oc create -f https://raw.githubusercontent.com/jaegertracing/jaeger-operator/master/deploy/operator.yaml
  1. This creates the namespace used by default in the deployment files.

  2. This installs the "Custom Resource Definition" for the apiVersion: jaegertracing.io/v1

Important
when using a Jaeger Operator up to v1.10.0, install the CRD file io_v1alpha1_jaeger_crd.yaml in addition to jaegertracing_v1_jaeger_crd.yaml. This is because up to that version, the apiVersion in use was io.jaegertracing/v1alpha1.

If you want to install the Jaeger operator in a different namespace, you will need to edit the deployment files to change observability to the required value.

Once the operator is installed, grant the role jaeger-operator to users who should be able to install individual Jaeger instances. The following example creates a role binding allowing the user developer to create Jaeger instances:

oc create \
  rolebinding developer-jaeger-operator \
  --role=jaeger-operator \
  --user=developer

After the role is granted, switch back to a non-privileged user.

Jaeger Agent can be configured to be deployed as a DaemonSet using a HostPort to allow Jaeger clients in the same node to discover the agent. In OpenShift, a HostPort can only be set when a special security context is set. A separate service account can be used by the Jaeger Agent with the permission to bind to HostPort, as follows:

oc create -f https://raw.githubusercontent.com/jaegertracing/jaeger-operator/master/deploy/examples/openshift/hostport-scc-daemonset.yaml # (1)

oc new-project myappnamespace
oc create -f https://raw.githubusercontent.com/jaegertracing/jaeger-operator/master/deploy/examples/openshift/service_account_jaeger-agent-daemonset.yaml # (2)
oc adm policy add-scc-to-user daemonset-with-hostport -z jaeger-agent-daemonset # (3)
oc apply -f https://raw.githubusercontent.com/jaegertracing/jaeger-operator/master/deploy/examples/openshift/agent-as-daemonset.yaml # (4)
  1. The SecurityContextConstraints with the allowHostPorts policy

  2. The ServiceAccount to be used by the Jaeger Agent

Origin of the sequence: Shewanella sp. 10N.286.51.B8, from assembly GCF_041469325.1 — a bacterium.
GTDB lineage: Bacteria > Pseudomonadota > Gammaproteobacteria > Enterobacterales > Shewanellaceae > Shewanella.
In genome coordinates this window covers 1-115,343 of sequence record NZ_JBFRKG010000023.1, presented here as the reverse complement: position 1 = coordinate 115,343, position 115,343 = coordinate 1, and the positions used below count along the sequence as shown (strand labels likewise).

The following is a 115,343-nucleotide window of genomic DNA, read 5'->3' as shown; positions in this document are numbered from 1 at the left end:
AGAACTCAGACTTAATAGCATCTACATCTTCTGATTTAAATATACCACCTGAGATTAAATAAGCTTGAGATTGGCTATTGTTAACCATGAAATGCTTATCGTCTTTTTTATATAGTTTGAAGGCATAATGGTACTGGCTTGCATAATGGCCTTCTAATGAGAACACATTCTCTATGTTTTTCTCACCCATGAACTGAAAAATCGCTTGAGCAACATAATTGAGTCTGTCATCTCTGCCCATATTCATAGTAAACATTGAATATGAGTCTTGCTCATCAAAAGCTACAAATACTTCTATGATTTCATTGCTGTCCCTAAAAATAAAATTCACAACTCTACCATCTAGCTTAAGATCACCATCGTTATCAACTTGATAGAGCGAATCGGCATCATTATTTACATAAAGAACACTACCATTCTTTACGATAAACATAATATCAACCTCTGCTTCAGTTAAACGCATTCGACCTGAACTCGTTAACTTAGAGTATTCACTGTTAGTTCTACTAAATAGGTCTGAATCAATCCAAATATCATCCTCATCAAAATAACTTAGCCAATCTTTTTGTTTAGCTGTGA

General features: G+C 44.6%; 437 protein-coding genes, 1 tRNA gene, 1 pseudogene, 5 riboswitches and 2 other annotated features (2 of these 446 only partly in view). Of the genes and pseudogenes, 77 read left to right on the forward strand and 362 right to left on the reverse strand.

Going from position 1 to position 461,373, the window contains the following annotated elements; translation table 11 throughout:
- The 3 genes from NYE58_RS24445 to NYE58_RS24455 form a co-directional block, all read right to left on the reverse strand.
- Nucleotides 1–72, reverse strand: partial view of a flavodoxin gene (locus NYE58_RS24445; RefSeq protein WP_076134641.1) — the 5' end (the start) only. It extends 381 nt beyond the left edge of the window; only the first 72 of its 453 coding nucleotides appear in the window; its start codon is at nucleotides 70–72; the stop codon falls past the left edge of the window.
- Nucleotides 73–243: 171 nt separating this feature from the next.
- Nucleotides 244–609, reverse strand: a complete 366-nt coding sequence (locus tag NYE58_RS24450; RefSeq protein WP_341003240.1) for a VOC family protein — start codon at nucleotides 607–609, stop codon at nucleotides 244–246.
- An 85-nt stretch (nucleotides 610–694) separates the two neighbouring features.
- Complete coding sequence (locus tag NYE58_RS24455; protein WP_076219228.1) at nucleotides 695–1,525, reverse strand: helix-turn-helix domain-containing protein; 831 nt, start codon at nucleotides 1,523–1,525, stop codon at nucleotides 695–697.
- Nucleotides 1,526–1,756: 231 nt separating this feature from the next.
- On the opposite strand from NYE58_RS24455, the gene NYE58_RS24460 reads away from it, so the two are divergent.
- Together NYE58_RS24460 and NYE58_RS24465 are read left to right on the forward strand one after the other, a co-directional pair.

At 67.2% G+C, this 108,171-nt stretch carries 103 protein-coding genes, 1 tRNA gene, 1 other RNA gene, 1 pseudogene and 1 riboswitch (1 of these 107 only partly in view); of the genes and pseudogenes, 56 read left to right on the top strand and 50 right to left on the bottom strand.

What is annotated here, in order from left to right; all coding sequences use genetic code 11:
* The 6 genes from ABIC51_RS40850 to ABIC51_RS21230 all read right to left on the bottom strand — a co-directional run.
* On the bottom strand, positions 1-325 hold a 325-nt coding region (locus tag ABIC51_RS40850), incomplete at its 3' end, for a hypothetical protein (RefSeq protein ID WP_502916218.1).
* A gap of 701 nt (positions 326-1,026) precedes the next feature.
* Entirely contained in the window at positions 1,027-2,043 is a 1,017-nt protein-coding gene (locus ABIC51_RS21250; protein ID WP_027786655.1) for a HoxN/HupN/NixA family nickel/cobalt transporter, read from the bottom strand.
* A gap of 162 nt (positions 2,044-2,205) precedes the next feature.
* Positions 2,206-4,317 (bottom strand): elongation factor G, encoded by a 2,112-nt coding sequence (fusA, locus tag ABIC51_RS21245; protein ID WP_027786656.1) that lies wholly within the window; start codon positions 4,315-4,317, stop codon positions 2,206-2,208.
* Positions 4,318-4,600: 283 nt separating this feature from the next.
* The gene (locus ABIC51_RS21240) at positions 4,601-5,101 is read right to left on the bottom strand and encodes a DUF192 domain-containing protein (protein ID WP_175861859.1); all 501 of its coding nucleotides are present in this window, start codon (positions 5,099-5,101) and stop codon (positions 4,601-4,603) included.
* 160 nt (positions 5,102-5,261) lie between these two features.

3. Adds the security policy to the service account

  4. Creates the Jaeger Instance using the serviceAccount created in the steps above

Warning
without such a policy, errors like the following will prevent a DaemonSet to be created: Warning FailedCreate 4s (x14 over 45s) daemonset-controller Error creating: pods "agent-as-daemonset-agent-daemonset-" is forbidden: unable to validate against any security context constraint: [spec.containers[0].securityContext.containers[0].hostPort: Invalid value: 5775: Host ports are not allowed to be used

After a few seconds, the DaemonSet should be up and running:

$ oc get daemonset agent-as-daemonset-agent-daemonset
NAME                                 DESIRED   CURRENT   READY     UP-TO-DATE   AVAILABLE
agent-as-daemonset-agent-daemonset   1         1         1         1            1

Creating a new Jaeger instance

Example custom resources, for different configurations of Jaeger, can be found here.

The simplest possible way to install is by creating a YAML file like the following:

simplest.yaml
apiVersion: jaegertracing.io/v1
kind: Jaeger
metadata:
  name: simplest

The YAML file can then be used with kubectl:

kubectl apply -f simplest.yaml

In a few seconds, a new in-memory all-in-one instance of Jaeger will be available, suitable for quick demos and development purposes. To check the instances that were created, list the jaeger objects:

$ kubectl get jaeger
NAME        CREATED AT
simplest    28s

To get the pod name, query for the pods belonging to the simplest Jaeger instance: